Stock market (index funds and individual stocks): $773,507
Two more things:
- In my sidebar, I’ve always separated out my home from the rest of our investments. Now that I have two, I’m accounting for my rental home as an investment.
- In past performance reports, I gave our two old cars, dinosaurs, and all of my possessions a value of $20,000. Our cars are old and for the sake of simplicity, I’m not going to include the value of personal property in my net worth anymore.
September Spending: $4,097.90
After our mortgage of $1,238.49, here were our three biggest expenses:
Household crap ($1,456.01): Mrs. 1500 goes through phones like I go through toilet paper. Instead of getting a budget phone, I bought her a new Pixel in hopes that it will last longer than a year. My Pixel 1 is three years old and still going strong.
Education ($351.34): We paid school fees and also donated money to our girls’ school.
Restaurants ($302.42): Life got busy and sometimes it’s just easier to eat out. #meh
Live-In Flip Spending: $2,180.27
I’m going to account for remodel spending separately. I’m doing this because these are one-time expenses that are not normal living costs.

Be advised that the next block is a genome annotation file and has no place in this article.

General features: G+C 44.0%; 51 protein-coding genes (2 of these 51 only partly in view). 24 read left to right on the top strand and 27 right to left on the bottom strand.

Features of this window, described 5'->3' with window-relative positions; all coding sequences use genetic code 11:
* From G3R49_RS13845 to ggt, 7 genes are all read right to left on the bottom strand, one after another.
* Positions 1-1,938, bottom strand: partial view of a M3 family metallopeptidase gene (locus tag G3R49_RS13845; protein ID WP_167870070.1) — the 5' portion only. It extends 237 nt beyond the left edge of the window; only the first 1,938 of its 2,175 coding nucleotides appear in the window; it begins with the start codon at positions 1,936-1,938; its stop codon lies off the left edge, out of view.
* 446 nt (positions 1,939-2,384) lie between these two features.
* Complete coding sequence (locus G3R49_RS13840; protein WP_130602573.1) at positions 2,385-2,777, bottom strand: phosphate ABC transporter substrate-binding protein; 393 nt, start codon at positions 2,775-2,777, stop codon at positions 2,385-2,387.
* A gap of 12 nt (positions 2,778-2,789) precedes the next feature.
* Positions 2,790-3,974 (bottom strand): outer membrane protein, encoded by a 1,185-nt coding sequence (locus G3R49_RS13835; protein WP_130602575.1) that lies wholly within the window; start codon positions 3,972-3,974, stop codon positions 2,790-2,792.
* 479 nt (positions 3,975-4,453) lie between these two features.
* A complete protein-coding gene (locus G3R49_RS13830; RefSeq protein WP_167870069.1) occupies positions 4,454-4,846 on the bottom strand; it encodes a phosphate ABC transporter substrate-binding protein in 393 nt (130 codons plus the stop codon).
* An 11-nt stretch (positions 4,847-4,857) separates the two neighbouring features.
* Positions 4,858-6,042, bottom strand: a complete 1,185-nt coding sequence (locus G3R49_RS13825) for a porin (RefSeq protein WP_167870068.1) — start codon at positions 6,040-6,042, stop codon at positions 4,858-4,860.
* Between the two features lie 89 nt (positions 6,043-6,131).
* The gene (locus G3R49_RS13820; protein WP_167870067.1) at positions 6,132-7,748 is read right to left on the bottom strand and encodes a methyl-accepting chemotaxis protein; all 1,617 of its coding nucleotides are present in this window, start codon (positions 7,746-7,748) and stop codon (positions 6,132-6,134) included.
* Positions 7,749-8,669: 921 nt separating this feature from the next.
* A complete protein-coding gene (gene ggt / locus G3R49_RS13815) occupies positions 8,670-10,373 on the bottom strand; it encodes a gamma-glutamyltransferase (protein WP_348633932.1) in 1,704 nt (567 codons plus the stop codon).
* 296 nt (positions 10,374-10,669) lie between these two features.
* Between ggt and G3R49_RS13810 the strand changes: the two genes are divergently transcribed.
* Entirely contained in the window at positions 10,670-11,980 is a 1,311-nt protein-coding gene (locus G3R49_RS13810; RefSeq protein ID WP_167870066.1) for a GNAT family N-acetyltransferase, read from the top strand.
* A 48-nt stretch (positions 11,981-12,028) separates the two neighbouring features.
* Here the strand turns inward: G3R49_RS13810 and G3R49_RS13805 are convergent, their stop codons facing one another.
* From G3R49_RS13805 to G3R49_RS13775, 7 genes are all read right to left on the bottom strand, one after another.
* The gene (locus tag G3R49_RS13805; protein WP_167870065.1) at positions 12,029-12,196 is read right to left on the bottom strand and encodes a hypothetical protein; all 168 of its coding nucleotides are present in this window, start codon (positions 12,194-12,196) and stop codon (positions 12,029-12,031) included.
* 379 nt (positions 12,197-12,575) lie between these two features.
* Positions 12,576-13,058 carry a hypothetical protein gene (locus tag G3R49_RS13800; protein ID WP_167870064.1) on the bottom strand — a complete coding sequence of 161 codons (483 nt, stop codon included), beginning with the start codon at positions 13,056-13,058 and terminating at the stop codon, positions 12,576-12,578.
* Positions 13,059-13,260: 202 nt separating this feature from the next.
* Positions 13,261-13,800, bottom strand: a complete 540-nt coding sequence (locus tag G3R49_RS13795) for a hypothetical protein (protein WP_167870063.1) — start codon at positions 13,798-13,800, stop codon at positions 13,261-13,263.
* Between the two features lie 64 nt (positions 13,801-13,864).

We had some big wins:
- We discovered our town’s toilet replacement program which gives you a $100 rebate if you replace your old toilet with a dual-flush model. Conveniently, we found dual flush toilets at Sam’s Club for $100, so our new thrones are free.
- The pool had a leak in an underground line. A pool guy came out and told me it could cost up to $5,000 to fix. Luckily, I did some poking around on the internet and found a solution that set me back $80.
Home remodeling deserves a stand-alone post, so I’m going to stop here.
September Performance Update
September was a down month. We started at $2,286,717 and ended at $2,260,730 for a loss of $25,987. $20,000 of this loss is because I’m no longer valuing personal property in these reports (see above).
2019 (as of 9/30/2019)
- Days elapsed: 273
- September gains: -$25,987
- 2019 gains: $346,290 (including 401(k) and HSA contributions of $32,182****) Note that the 346K number is inflated because as I mentioned earlier in the post, we’re now accounting for one of our homes as an investment property.
Since the start (1/1/2013)